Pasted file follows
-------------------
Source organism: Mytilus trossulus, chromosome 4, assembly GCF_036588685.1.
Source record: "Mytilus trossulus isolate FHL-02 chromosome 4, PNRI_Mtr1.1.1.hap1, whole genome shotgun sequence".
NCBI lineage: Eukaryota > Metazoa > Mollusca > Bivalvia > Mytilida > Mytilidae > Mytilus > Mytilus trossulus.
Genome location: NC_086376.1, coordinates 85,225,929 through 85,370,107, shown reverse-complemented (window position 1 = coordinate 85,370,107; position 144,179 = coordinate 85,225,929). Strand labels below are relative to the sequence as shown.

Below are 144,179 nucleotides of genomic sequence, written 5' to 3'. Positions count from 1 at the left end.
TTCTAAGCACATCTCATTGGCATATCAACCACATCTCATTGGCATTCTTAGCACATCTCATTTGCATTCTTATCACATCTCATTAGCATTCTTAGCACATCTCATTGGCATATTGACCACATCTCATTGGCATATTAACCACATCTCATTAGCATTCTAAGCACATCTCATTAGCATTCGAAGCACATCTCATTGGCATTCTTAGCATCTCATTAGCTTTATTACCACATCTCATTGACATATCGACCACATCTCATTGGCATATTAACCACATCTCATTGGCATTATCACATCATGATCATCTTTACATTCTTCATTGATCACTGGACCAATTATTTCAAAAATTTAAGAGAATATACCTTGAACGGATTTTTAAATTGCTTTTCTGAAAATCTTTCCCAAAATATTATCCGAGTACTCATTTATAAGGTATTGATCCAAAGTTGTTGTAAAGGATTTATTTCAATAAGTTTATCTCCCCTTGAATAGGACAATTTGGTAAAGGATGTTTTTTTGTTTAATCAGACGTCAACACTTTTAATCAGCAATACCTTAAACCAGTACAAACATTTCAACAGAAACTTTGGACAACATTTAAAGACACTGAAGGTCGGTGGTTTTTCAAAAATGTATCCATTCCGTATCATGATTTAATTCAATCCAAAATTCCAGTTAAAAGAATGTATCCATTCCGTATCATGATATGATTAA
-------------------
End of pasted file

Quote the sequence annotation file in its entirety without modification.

Source organism: Mytilus trossulus, chromosome 4, assembly GCF_036588685.1.
Source record: "Mytilus trossulus isolate FHL-02 chromosome 4, PNRI_Mtr1.1.1.hap1, whole genome shotgun sequence".
NCBI lineage: Eukaryota > Metazoa > Mollusca > Bivalvia > Mytilida > Mytilidae > Mytilus > Mytilus trossulus.
Genome location: NC_086376.1, coordinates 85,225,929 through 85,370,107, shown reverse-complemented (window position 1 = coordinate 85,370,107; position 144,179 = coordinate 85,225,929). Strand labels below are relative to the sequence as shown.

Below are 144,179 nucleotides of genomic sequence, written 5' to 3'. Positions count from 1 at the left end.
TTCTAAGCACATCTCATTGGCATATCAACCACATCTCATTGGCATTCTTAGCACATCTCATTTGCATTCTTATCACATCTCATTAGCATTCTTAGCACATCTCATTGGCATATTGACCACATCTCATTGGCATATTAACCACATCTCATTAGCATTCTAAGCACATCTCATTAGCATTCGAAGCACATCTCATTGGCATTCTTAGCATCTCATTAGCTTTATTACCACATCTCATTGACATATCGACCACATCTCATTGGCATATTAACCACATCTCATTGGCATTATCACATCATGATCATCTTTACATTCTTCATTGATCACTGGACCAATTATTTCAAAAATTTAAGAGAATATACCTTGAACGGATTTTTAAATTGCTTTTCTGAAAATCTTTCCCAAAATATTATCCGAGTACTCATTTATAAGGTATTGATCCAAAGTTGTTGTAAAGGATTTATTTCAATAAGTTTATCTCCCCTTGAATAGGACAATTTGGTAAAGGATGTTTTTTTGTTTAATCAGACGTCAACACTTTTAATCAGCAATACCTTAAACCAGTACAAACATTTCAACAGAAACTTTGGACAACATTTAAAGACACTGAAGGTCGGTGGTTTTTCAAAAATGTATCCATTCCGTATCATGATTTAATTCAATCCAAAATTCCAGTTAAAAGAATGTATCCATTCCGTATCATGATATGATTAA